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Former World No. 1 Garbine Muguruza announces tennis retirement at 30

Published at :April 21, 2024 at 7:27 PM
Modified at :April 21, 2024 at 7:27 PM
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(Courtesy : SuperSport)

Ajay Gandhar


Garbine Muguruza also lifted the Wimbledon and French Open titles.

Garbiñe Muguruza, the powerful Spanish tennis player who reached the summit of the sport by winning Wimbledon and the French Open while also rising to World No. 1 in 2017, announced her retirement from professional tennis on Saturday at the age of 30.

Muguruza made the news official at a press conference in Madrid, bringing an end to a 12-year career that saw her climb to the pinnacle of the WTA rankings in 2017 after a series of marquee victories on the sport’s biggest stages.

“If, 25 years ago when I started hitting my first tennis balls, someone had told me that I would become a professional tennis player, that I would fulfil my dream of winning Roland Garros and Wimbledon, that I would become No.1 in the world and win the WTA Finals…I would have thought this person was crazy,” said the Venezuelan-born Muguruza.

Her crowning achievement came at the 2016 French Open, where she defeated Serena Williams in a lopsided final to become the first Spanish woman to win a Grand Slam singles title since Arantxa Sánchez Vicario triumphed at Roland Garros in 1998.

The following year, Muguruza won her second major on the lawns of the All England Club, getting the best of Venus Williams in the Wimbledon final. She would go on to ascend to the WTA’s No. 1 ranking later that season.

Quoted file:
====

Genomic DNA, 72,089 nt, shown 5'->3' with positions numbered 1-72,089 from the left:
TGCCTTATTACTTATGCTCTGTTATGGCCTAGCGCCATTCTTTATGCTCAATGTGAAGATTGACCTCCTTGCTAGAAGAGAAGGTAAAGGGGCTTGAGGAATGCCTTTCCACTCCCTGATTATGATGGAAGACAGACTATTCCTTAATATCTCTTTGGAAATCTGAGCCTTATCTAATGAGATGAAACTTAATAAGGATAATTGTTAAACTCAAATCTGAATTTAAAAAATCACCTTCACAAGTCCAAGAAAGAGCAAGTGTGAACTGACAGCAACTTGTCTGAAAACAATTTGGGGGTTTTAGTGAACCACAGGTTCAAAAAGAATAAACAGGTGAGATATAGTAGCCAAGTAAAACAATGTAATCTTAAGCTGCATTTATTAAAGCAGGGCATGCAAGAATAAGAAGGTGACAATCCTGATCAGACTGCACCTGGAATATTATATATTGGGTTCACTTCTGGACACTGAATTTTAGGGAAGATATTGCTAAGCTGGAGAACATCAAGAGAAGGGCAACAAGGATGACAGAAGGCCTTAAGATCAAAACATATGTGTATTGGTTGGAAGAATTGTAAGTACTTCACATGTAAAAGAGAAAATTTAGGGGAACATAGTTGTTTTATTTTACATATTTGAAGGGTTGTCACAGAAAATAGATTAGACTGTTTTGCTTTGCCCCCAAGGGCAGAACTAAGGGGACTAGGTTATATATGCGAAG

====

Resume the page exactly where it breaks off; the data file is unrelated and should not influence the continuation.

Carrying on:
“Tennis has given me a lot in this first part of my life,” Muguruza reflected. “It has been a fantastic journey in which I have experienced unique situations. I have traveled all over the world and experienced many different cultures. I am tremendously grateful to all the people who have helped and accompanied me throughout this chapter.”

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In addition to her Grand Slam triumphs, Muguruza won three WTA 1000 titles and culminated her career by capturing the season-ending WTA Finals in 2021 in Guadalajara, defeating Anett Kontaveit.

She departs with a 449-238 career record in singles, having earned over $24.8 million in prize money. The former world No. 1’s final competitive match came in January at the Lyon Open.

“Garbiñe has competed with fierce determination, exemplary sportsmanship, and thrilled tennis fans with her exciting brand of play,” said WTA CEO Steve Simon. “A role model for young people in Spain, Latin America and around the world, she is a true champion of the sport.”

Muguruza’s retirement comes with the announcement that she has been named an ambassador for the Laureus World Sports Academy. She had previously worked with the non-profit Room to Read since 2017.

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